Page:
Writing new XML-RPC code
Last night I started work on new XML-RPC code for NetNewsWire, to replace the system-supplied code it’s currently using. This will fix a bunch of weblog editor bugs.
As I started work on this I was instantly reminded of why I love XML-RPC: it’s so simple and geometric and clean. My code reflects this. It practically writes itself.
In comparison, parsing RSS is like walking across a field of broken glass.
(And the glass has been heated to just below its melting point. And your hair is on fire.)
I have a couple things going for me:
1. I’ve been on good-friend terms with XML-RPC since even before its spec went public. As a former UserLand employee, XML-RPC is as familiar to me as my own socks.
2. I have a bunch of experience already parsing XML using the CoreFoundation routines. I can re-use the knowledge gained by doing RSS and OPML parsers. (And even re-use some of the code.)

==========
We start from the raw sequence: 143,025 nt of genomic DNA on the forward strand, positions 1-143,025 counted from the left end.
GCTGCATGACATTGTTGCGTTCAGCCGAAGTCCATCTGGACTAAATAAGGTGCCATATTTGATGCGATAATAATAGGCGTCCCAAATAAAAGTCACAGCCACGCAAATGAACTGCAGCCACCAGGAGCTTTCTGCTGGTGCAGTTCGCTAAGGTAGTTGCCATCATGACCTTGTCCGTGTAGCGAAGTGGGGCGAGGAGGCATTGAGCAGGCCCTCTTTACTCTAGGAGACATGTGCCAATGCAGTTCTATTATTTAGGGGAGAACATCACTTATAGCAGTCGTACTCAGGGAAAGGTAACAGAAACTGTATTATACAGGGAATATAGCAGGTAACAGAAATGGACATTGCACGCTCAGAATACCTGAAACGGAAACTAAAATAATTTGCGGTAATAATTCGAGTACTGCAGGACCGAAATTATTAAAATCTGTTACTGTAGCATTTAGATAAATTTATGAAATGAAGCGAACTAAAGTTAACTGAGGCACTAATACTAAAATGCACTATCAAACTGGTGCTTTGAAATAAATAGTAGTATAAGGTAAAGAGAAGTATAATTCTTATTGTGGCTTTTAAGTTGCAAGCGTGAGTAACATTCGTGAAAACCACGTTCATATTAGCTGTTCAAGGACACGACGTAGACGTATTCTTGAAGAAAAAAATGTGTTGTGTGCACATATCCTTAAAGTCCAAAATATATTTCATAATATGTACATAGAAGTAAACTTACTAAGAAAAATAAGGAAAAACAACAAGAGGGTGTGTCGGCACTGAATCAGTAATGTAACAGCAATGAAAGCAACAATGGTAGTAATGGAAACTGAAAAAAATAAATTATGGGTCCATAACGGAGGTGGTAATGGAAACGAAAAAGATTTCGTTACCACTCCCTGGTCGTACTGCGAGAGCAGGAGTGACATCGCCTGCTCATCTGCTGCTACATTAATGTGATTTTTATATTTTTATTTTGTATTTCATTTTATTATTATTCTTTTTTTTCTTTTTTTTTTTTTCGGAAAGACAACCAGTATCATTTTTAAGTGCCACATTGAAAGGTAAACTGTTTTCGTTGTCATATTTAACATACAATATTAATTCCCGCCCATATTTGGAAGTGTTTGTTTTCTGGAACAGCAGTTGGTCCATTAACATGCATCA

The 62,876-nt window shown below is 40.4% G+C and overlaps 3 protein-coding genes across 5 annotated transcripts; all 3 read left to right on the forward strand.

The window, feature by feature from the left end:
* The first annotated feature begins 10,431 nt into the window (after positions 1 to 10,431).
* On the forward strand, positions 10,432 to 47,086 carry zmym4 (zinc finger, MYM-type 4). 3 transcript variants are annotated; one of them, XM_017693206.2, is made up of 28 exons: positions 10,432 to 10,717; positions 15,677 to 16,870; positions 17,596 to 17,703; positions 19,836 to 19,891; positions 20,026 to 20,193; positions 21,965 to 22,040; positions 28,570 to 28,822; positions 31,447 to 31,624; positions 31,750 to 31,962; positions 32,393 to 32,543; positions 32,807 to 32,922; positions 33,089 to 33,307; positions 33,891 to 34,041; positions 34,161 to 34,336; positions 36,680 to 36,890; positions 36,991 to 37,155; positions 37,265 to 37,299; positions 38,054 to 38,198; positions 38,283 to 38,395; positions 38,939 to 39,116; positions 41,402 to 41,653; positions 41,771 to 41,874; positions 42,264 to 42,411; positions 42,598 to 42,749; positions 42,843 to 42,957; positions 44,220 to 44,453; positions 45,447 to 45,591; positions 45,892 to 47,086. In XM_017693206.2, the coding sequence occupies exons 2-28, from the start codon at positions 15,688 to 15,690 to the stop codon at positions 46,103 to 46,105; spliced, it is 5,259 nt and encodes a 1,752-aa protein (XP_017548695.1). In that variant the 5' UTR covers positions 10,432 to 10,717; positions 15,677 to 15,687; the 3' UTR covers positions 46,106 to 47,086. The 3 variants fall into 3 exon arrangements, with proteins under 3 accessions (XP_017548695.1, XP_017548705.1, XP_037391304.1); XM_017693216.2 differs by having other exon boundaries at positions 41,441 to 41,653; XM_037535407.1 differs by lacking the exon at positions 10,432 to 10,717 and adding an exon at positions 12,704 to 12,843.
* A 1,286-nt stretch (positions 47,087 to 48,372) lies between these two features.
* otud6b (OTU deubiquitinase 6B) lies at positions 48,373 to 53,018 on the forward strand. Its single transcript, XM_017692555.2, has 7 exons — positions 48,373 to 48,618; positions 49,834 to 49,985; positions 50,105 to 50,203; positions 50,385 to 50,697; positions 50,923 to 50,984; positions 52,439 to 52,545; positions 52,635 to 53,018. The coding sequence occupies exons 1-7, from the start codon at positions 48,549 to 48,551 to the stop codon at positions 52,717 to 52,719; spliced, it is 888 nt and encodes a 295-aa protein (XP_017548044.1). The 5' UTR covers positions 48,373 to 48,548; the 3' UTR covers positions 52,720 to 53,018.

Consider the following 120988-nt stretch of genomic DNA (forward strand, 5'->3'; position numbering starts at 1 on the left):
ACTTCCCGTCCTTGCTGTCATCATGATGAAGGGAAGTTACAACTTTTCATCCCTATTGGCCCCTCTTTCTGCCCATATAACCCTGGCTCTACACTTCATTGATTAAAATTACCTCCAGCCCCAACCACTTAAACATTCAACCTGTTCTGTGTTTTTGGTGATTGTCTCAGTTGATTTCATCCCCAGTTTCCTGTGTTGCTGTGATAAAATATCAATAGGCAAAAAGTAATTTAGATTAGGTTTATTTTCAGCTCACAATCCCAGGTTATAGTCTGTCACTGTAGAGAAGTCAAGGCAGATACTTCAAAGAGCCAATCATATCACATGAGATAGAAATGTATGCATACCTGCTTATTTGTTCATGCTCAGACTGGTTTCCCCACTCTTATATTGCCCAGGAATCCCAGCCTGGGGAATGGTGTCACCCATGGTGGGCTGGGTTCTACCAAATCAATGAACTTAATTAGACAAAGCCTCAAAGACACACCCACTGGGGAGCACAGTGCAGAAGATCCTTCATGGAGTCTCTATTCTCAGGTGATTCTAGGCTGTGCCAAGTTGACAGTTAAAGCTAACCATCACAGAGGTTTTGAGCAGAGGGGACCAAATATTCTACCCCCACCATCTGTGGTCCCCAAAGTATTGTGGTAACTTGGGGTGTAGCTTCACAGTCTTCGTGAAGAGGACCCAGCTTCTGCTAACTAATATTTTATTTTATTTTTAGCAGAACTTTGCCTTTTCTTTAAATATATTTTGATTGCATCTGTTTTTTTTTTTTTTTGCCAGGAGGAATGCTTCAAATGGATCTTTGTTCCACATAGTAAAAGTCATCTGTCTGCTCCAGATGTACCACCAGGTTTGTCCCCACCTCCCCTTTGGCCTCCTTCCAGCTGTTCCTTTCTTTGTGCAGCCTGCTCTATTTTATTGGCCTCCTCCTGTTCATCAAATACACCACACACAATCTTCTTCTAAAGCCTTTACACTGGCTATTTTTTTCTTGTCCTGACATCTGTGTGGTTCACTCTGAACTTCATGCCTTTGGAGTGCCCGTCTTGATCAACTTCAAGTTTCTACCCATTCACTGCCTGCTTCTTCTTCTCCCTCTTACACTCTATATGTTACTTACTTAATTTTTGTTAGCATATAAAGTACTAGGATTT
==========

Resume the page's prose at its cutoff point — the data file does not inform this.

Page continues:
A reasonable person might ask: Why not use Eric Kidd’s code or use the Python bridge? It seems like a good idea to use existing code rather than do it from scratch.
There are a couple reasons:
1. I’d write just as much code to integrate existing code as I would in writing a parser from scratch. There’s no savings in code written—and it would mean an extra unneeded layer, which means there’s more that could go wrong.
2. Since I’ve already done a great deal of XML parsing already (RSS and OPML for instance) I already have a bunch of knowledge and code. Writing this code presents no challenges.